Compensating for a shifting world: evolving reference frames of visual and auditory signals across three multimodal brain areas.
Stimulus locations are detected differently by different sensory systems, but ultimately they yield similar percepts and behavioral responses. How the brain transcends initial differences to compute similar codes is unclear. We quantitatively compared the reference frames of two sensory modalities, vision and audition, across three interconnected brain areas involved in generating saccades, namely the frontal eye fields (FEF), lateral and medial parietal cortex (M/LIP), and superior colliculus (SC). We recorded from single neurons in head-restrained monkeys performing auditory- and visually guided saccades from variable initial fixation locations and evaluated whether their receptive fields were better described as eye-centered, head-centered, or hybrid (i.e. not anchored uniquely to head- or eye-orientation). We found a progression of reference frames across areas and across time, with considerable hybrid-ness and persistent differences between modalities during most epochs/brain regions. For both modalities, the SC was more eye-centered than the FEF, which in turn was more eye-centered than the predominantly hybrid M/LIP. In all three areas and temporal epochs from stimulus onset to movement, visual signals were more eye-centered than auditory signals. In the SC and FEF, auditory signals became more eye-centered at the time of the saccade than they were initially after stimulus onset, but only in the SC at the time of the saccade did the auditory signals become "predominantly" eye-centered. The results indicate that visual and auditory signals both undergo transformations, ultimately reaching the same final reference frame but via different dynamics across brain regions and time.NEW & NOTEWORTHY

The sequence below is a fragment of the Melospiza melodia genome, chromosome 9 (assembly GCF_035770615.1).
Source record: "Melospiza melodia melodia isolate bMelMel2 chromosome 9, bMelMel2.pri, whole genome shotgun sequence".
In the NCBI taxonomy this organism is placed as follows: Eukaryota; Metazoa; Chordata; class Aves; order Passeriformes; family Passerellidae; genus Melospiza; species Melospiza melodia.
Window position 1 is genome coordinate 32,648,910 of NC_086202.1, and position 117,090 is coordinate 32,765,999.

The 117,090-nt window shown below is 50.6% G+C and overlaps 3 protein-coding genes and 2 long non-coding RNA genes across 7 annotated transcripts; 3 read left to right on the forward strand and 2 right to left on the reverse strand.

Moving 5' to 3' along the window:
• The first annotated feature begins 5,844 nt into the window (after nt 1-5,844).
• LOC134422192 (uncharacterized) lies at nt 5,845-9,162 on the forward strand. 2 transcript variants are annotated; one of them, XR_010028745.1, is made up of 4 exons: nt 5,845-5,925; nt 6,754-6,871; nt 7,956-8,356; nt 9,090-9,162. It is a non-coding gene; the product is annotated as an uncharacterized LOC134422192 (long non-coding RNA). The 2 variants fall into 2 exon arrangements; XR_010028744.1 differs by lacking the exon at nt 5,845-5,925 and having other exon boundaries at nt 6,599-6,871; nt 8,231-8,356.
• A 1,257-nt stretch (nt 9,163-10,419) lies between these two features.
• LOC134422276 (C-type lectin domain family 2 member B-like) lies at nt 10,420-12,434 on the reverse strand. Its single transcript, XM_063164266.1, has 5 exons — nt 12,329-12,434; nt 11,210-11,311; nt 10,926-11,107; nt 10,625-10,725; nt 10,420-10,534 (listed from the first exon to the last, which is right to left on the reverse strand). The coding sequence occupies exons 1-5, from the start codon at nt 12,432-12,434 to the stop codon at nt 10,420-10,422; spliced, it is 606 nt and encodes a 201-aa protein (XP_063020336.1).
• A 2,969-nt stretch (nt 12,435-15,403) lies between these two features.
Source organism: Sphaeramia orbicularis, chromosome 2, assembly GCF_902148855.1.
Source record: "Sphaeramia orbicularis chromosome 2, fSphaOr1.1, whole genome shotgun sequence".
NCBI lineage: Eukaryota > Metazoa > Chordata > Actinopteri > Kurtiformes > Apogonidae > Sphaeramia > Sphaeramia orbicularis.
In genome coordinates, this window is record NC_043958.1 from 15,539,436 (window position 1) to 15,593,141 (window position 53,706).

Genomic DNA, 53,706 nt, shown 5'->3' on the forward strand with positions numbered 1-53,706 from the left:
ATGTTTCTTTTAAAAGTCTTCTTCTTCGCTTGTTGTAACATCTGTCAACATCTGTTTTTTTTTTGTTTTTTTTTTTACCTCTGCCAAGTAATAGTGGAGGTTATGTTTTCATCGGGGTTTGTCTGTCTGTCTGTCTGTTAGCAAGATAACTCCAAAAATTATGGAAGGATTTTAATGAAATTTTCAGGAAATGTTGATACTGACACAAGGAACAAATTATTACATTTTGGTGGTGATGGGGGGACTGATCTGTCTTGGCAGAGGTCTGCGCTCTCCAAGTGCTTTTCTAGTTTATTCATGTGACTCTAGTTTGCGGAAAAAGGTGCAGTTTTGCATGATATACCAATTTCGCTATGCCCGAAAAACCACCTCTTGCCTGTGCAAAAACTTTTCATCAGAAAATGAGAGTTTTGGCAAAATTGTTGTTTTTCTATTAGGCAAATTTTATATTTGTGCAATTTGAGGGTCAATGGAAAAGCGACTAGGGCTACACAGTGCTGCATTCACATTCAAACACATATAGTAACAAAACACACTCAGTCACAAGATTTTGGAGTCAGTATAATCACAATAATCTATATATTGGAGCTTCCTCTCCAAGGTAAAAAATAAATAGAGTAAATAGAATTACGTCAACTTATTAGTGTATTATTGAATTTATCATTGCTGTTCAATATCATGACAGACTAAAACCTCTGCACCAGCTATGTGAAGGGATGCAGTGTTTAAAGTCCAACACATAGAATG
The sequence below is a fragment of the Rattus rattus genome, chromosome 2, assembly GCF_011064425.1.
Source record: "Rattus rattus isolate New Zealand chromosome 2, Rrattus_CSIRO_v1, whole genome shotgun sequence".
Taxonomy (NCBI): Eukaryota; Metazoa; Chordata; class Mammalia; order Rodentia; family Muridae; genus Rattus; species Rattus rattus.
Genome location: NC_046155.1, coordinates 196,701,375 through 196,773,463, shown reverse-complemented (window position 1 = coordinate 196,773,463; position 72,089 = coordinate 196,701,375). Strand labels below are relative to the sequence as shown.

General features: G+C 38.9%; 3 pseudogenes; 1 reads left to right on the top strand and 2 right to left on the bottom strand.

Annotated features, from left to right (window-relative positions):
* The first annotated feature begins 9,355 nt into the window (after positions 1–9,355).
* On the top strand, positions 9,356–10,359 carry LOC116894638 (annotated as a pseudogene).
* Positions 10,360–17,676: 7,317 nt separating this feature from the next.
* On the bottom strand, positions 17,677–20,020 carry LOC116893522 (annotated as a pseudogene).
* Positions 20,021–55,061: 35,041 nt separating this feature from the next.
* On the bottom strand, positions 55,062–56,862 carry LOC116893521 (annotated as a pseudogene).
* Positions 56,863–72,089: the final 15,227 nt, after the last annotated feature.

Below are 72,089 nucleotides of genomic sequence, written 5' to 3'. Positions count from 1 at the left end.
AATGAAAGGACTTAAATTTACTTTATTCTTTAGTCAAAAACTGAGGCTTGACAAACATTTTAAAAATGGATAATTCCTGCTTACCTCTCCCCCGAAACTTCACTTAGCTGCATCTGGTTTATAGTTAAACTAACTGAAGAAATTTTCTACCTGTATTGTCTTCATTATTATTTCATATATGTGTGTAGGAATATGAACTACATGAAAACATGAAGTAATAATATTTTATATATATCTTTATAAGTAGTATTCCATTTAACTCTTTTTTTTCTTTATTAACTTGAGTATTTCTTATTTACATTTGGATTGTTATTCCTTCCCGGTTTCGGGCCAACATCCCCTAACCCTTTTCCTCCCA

Models for visual-auditory integration posit that visual signals are eye-centered throughout the brain, whereas auditory signals are converted from head-centered to eye-centered coordinates. We show instead that both modalities largely employ hybrid reference frames: neither fully head- nor eye-centered. Across three hubs of the oculomotor network (intraparietal cortex, frontal eye field, and superior colliculus) visual and auditory signals evolve from hybrid to a common eye-centered format via different dynamics across brain areas and time.
Caruso, VC; Pages, DS; Sommer, MA; Groh, JM
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